The Boys In The Boat: An Epic Journey to the Heart of Hitler’s Berlin by Daniel James Brown
Cast aside by his family at an early age, abandoned and left to fend for himself in the woods of Washington State, young Joe Rantz turns to rowing as a way of escaping his past.
What follows is an extraordinary journey, as Joe and eight other working-class boys exchange the sweat and dust of life in 1930s America for the promise of glory at the heart of Hitler’s Berlin. Stroke by stroke, a remarkable young man strives to regain his shattered self-regard, to dare again to trust in others – and to find his way back home.
Told against the backdrop of the Great Depression, Daniel James Brown’s The Boys in the Boat is narrative non-fiction of the first order; a personal story full of lyricism and unexpected beauty that rises above the grand sweep of history, and captures instead the purest essence of what it means to be alive.
Dis-moi ! Les grandes découvertes (French Edition) by Caroline Fait, Patrick Chenot, Laurent Kling, Mauro Mazzari, Loïc Méhée
Un ouvrage de 112 pages, qui propose 212 questions sur le thème des plus grandes découvertes humaines, réparties en 4 thèmes :Les découvertes scientifiques.Les découvertes techniques.
Les découvertes géographiques et spatiales.Les découvertes géologiques, paléontologiques et archéologiques.Les 4 parties sont séparées au moyen de 4 intercalaires.
Quelques exemples de questions : Qui a inventé le zéro ? Qu’a découvert Galilée ?Pourquoi les bateaux flottent-ils ?Depuis quand le mètre existe-t-il ?Qui a inventé l’ampoule électrique ?Qui a donné son nom à l’Amérique?Y a-t-il encore des peuples inconnus ?Qu’est-ce que la malédiction de Toutankhamon ?Existe-t-il des écritures non encore déchiffrées ?
Wine from the Emerald Tree by Louise Shelley
For as long as she can remember, something has plagued Gaby. She could never quite put her finger on the cause of her doubts and anxieties, until one day, the reflection in her mirror is not her own.
As she investigates the girl in the mirror, Gaby discovers a story of romance, tragedy and injustice, in which the past drips into the present, forcing her on a journey of self-realisation.
The Nordic Theory of Everything: In Search of a Better Life by Anu Partanen
From childcare to healthcare, provision for the elderly and tackling issues of homelessness, the Nordic countries are world leaders in organising society – no wonder Finland has been ranked among the happiest places in the world.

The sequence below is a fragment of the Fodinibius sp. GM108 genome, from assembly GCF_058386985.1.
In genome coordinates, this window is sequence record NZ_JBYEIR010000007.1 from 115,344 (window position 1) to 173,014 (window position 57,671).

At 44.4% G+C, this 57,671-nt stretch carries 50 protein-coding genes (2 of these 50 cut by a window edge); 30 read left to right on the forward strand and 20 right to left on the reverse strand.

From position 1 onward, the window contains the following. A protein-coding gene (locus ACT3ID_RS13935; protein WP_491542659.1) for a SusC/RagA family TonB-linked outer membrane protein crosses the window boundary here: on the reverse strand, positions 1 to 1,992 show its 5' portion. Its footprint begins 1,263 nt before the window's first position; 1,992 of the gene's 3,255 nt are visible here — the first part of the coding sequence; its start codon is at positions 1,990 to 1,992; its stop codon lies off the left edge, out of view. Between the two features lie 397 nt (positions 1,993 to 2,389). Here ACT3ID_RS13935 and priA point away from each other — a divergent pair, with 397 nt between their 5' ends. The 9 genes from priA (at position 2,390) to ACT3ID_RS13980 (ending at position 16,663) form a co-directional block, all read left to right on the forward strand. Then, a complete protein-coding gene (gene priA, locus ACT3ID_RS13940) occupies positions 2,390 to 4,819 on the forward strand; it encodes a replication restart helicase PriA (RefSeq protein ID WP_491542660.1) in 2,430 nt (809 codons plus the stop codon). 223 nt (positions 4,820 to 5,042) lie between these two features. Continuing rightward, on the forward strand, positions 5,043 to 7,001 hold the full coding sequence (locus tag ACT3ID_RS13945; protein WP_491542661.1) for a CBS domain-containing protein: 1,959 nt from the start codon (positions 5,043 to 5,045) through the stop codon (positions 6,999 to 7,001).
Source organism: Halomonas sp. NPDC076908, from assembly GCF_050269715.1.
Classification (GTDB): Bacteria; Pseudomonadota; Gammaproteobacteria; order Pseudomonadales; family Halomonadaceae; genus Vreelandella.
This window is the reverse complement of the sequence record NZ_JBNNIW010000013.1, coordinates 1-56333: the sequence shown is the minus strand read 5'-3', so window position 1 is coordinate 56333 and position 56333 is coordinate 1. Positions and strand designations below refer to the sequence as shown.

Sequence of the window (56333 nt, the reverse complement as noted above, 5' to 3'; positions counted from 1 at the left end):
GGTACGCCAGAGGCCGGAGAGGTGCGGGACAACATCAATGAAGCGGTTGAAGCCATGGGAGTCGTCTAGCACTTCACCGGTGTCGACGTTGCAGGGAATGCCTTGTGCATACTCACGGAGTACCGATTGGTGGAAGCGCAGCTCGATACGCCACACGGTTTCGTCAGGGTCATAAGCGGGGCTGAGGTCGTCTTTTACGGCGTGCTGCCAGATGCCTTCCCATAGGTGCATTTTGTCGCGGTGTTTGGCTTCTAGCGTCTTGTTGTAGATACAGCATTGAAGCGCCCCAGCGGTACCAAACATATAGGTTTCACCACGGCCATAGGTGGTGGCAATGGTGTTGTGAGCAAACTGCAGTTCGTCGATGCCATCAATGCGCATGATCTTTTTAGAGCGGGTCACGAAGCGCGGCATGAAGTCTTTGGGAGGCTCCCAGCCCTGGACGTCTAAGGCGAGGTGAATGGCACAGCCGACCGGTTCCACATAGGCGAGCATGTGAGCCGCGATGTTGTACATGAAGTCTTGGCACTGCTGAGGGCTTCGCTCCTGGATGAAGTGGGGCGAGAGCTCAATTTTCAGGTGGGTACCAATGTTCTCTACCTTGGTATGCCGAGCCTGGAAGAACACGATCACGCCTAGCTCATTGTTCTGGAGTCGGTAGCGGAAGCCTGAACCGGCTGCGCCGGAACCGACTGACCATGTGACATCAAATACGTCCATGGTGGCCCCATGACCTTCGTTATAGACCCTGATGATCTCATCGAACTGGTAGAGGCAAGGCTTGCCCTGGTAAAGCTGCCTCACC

But when Finnish journalist Anu Partanen moved to America, she quickly realised that navigating the basics of everyday life was overly complicated compared to how society was organised in her homeland. From the complications of buying a mobile, to the arduous task of filing taxes, she knew there was a better way and as she got to know her new neighbours she discovered that they too shared her deep apprehensions.
The Nordic Theory of Everything details Partanen’s mission to understand why America (and much of the Western world) suffers from so much inequality and struggling social services. Filled with fascinating insights, advice and practical solutions, she makes a convincing argument that we can rebuild society, rekindle optimism and become more autonomous people by following in the footsteps of our neighbours to the North.
The Wanderer – A Tear and A Smile: Reflections of an Immigrant by Ronesa Aveela
A memoir of the life of Ronesa Aveela, relating stories of life in Bulgaria and abroad.
Each person is a constant project: changing and adapting—sometimes for the better, sometimes for the worse. All our lives we wander to find a better place to live or a better job, to learn new skills, to make a discovery, or to invent something of value.
Today, technology has removed boundaries. We can easily physically travel to different places in the world, but we can also “bounce” around the virtual space of the web, where we make acquaintances worldwide.
In our travels, we build our homes, make new friends, raise our children, attend weddings, and say goodbye to friends and family, sending them to the world beyond. Even thousands of miles from where we were born and raised, we keep our customs and practice the traditions that we have been nourished with. We share them with friends who have a different cultural heritage, upbringing, and faith; and we in turn accept new ones. We must learn to respect other cultures as much as we support people in our own community.
Traditions are a great way to teach children the cultural and religious history of mankind by giving them their own identity and roots.
Culture is a temple for the human soul. This is what we carry with us as we wander, what we develop as we adapt to the place we choose to call our home.